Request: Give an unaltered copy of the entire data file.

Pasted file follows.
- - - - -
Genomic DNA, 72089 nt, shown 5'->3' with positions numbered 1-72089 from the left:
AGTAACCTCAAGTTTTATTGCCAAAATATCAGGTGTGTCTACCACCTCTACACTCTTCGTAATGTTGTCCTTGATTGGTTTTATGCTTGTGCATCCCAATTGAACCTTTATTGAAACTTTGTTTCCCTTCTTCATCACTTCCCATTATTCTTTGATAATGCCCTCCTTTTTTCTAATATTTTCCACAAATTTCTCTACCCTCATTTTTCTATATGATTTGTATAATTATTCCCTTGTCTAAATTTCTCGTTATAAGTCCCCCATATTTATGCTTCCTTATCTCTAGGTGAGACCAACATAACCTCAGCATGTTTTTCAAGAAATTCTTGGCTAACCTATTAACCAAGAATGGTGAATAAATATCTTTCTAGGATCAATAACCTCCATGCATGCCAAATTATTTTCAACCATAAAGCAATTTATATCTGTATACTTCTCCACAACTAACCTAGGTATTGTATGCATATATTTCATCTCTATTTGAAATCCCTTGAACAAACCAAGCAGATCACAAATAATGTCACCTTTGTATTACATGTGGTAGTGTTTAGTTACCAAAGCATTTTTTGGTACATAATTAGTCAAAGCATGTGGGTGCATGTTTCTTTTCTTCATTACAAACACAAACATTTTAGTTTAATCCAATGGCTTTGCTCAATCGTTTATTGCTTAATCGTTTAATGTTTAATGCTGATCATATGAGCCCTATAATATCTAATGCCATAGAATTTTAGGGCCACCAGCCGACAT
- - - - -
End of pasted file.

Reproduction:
Genomic DNA, 72089 nt, shown 5'->3' with positions numbered 1-72089 from the left:
AGTAACCTCAAGTTTTATTGCCAAAATATCAGGTGTGTCTACCACCTCTACACTCTTCGTAATGTTGTCCTTGATTGGTTTTATGCTTGTGCATCCCAATTGAACCTTTATTGAAACTTTGTTTCCCTTCTTCATCACTTCCCATTATTCTTTGATAATGCCCTCCTTTTTTCTAATATTTTCCACAAATTTCTCTACCCTCATTTTTCTATATGATTTGTATAATTATTCCCTTGTCTAAATTTCTCGTTATAAGTCCCCCATATTTATGCTTCCTTATCTCTAGGTGAGACCAACATAACCTCAGCATGTTTTTCAAGAAATTCTTGGCTAACCTATTAACCAAGAATGGTGAATAAATATCTTTCTAGGATCAATAACCTCCATGCATGCCAAATTATTTTCAACCATAAAGCAATTTATATCTGTATACTTCTCCACAACTAACCTAGGTATTGTATGCATATATTTCATCTCTATTTGAAATCCCTTGAACAAACCAAGCAGATCACAAATAATGTCACCTTTGTATTACATGTGGTAGTGTTTAGTTACCAAAGCATTTTTTGGTACATAATTAGTCAAAGCATGTGGGTGCATGTTTCTTTTCTTCATTACAAACACAAACATTTTAGTTTAATCCAATGGCTTTGCTCAATCGTTTATTGCTTAATCGTTTAATGTTTAATGCTGATCATATGAGCCCTATAATATCTAATGCCATAGAATTTTAGGGCCACCAGCCGACAT